Guy Ritchie is known for movies like Lock, Stock, and Two Smoking Barrels or Snatch, black comedy movies that don’t shy away from showing death but manage to keep it light throughout. His 2023 movie, The Covenant, about the US Army’s occupation of Afghanistan before their exit in 2021 is on a different level, however. The movie is grim and shows the gritty reality of the once-beautiful nation, which is now a hub of terrorism operated by the Taliban. In such a nation, US Army sergeant John Kinley forms a bond with an Afghan interpreter, Ahmed Abdullah, and the movie shows how each man saves the other from death, paying each other’s debt. Today we look at John Kinley and his determination to save the life of the man who dragged him out of death’s door, Ahmed Abdullah.
It’s not easy overseeing a group of soldiers in a Taliban-infested place under the constant threat of death. It’s even harder when your newest interpreter repeatedly undermines your authority, be it by negotiating with Afghans with Taliban connections or beating up a soldier in front of you. John Kinley was in a tough spot when the newest interpreter, known to be a headstrong fellow, refused to fall in like the rest of his crew. With a family waiting for him back home and the soldiers under his wing, each day out in the open was a brush with death for Kinley, but he decided to trust the interpreter for once. Ahmed Abdullah, the interpreter’s insight, saved Kinley’s crew from an ambush, and he later found out that Ahmed was possessed of an immense hatred for the Taliban—the monsters had killed his son.
When a search-and-destroy mission at an IED base goes horribly wrong, Ahmed and Kinley are the only survivors. Slowly but surely, Kinley realizes Ahmed is as determined to kill the militants as he is and equally ready to go through immense hardships to return to their base. However, this two-man party comes under attack, and Kinley is shot twice by a small party of Talibans and hit in the head with a rifle butt, sending him into a daze. Kinley finds himself in a hospital in California four weeks later and in his home after three weeks more. Kinley is safe, but his heart is heavy with worry because Ahmed, who went through hell to get Kinley back to his people, is now in hiding with his wife and newborn son, with a massive price on his head.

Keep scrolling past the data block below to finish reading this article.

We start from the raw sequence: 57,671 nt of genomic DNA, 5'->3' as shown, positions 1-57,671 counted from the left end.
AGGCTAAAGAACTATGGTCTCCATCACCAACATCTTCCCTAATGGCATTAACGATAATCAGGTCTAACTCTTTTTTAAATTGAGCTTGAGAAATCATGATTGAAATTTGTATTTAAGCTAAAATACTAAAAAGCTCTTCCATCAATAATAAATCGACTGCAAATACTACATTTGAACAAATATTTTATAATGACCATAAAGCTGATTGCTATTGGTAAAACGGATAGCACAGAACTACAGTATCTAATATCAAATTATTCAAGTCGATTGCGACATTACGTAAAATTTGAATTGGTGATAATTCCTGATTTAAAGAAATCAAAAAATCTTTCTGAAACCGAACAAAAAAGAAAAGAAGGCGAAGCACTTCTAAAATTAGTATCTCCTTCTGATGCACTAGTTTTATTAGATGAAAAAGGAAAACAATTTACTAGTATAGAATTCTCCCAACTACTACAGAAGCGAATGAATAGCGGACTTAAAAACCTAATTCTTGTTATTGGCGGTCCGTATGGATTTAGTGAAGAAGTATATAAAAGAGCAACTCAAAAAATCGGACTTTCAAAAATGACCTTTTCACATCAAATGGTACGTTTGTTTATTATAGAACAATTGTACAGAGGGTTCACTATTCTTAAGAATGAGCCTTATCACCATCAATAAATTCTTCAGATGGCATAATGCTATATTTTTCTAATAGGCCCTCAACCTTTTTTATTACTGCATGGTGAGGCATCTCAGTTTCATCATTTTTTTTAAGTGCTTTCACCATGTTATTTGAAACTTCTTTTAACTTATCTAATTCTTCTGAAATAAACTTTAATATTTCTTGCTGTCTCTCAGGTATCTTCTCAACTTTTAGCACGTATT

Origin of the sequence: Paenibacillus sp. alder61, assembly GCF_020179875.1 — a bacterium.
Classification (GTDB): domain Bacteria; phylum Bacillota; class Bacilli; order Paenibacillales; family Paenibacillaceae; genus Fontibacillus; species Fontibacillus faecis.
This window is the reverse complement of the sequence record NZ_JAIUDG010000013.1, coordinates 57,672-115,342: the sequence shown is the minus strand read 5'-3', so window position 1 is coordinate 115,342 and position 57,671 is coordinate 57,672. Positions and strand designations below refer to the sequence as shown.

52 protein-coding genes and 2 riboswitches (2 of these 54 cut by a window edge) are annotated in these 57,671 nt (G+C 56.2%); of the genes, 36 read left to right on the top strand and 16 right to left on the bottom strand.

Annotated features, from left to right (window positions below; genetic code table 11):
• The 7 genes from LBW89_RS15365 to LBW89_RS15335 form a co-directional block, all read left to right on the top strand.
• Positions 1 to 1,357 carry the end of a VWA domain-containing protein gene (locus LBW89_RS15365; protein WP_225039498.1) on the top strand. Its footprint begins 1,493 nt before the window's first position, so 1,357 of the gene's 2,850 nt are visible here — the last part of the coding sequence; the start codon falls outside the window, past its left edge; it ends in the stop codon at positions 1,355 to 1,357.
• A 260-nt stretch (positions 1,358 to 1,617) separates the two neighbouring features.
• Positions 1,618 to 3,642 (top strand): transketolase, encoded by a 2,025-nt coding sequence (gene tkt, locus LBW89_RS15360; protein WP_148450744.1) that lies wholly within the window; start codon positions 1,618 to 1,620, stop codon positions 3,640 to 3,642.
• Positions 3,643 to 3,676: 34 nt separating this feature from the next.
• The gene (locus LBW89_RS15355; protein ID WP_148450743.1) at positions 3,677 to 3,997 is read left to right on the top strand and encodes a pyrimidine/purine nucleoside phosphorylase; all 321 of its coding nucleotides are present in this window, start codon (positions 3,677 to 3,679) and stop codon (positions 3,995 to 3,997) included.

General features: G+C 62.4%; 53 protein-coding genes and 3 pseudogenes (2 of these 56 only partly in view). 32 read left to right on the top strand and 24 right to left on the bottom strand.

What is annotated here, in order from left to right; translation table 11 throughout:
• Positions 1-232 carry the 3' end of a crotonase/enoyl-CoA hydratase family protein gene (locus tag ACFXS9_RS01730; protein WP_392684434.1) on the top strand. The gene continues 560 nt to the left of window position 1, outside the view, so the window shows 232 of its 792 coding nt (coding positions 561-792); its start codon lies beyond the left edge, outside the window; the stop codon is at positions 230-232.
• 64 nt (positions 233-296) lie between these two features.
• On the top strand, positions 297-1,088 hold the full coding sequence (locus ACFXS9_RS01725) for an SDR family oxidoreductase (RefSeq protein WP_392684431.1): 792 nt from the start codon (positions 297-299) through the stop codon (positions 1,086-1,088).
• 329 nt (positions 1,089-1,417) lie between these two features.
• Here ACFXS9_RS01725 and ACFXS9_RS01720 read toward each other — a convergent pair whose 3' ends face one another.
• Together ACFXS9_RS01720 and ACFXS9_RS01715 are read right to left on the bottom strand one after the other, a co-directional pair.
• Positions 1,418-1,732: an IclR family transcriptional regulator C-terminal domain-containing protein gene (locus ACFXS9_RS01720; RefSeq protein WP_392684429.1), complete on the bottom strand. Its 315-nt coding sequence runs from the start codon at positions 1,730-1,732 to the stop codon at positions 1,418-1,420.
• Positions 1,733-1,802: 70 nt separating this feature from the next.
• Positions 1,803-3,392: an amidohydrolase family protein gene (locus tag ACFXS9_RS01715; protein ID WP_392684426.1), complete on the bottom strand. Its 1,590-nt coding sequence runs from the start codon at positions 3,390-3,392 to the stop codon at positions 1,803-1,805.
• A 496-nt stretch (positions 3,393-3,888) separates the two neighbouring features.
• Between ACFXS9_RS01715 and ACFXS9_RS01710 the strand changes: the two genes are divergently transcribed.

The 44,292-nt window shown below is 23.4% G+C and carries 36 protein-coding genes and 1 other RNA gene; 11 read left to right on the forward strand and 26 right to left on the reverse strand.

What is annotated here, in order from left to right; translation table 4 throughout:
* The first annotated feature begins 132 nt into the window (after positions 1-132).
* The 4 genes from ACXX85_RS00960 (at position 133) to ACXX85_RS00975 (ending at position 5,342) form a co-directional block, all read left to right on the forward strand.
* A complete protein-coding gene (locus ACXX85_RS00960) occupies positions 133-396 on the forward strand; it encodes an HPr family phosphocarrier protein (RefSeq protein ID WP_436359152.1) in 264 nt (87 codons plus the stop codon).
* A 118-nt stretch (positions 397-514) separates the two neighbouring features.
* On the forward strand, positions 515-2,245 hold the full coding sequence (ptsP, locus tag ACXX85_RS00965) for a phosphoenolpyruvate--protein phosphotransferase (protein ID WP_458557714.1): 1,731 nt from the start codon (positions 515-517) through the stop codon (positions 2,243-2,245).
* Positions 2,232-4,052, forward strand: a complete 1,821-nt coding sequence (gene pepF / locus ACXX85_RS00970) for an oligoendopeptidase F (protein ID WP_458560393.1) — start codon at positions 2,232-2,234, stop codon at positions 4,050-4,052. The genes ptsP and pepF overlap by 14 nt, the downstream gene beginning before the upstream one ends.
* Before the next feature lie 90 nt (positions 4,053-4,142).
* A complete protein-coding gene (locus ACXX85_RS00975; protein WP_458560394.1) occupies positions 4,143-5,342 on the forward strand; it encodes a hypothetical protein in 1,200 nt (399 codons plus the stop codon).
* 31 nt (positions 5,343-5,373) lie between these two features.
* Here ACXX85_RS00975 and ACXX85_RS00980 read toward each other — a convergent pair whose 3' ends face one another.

Kinley jolts up from sleep at night as visions of Ahmed nursing him with the bare minimum supplies he could scrounge in the rocky mountains of Afghanistan return to him. The weight of the debt hangs heavy on his shoulders, and Kinley begins an attempt to get Ahmed and his family out of the hole that the US Army got them into. On one of the nights, Kinley tells his wife that he’s cursed because the debt needs to be repaid, and until Ahmed and his family experience freedom, each breath Kinley draws will feel borrowed. However, 35 days later, Kinley finds himself screaming at the Visa officials for putting his call on hold for the umpteenth time and making him wait because the US Visa service couldn’t care less about an Afghan interpreter. He screams at the man on the phone, threatens to murder him, and throws the phone at a mirror, shattering it. Kinley can’t close his eyes; he can’t find a moment’s relief from the haunting thought that the man who saved his life is battling death on a daily basis.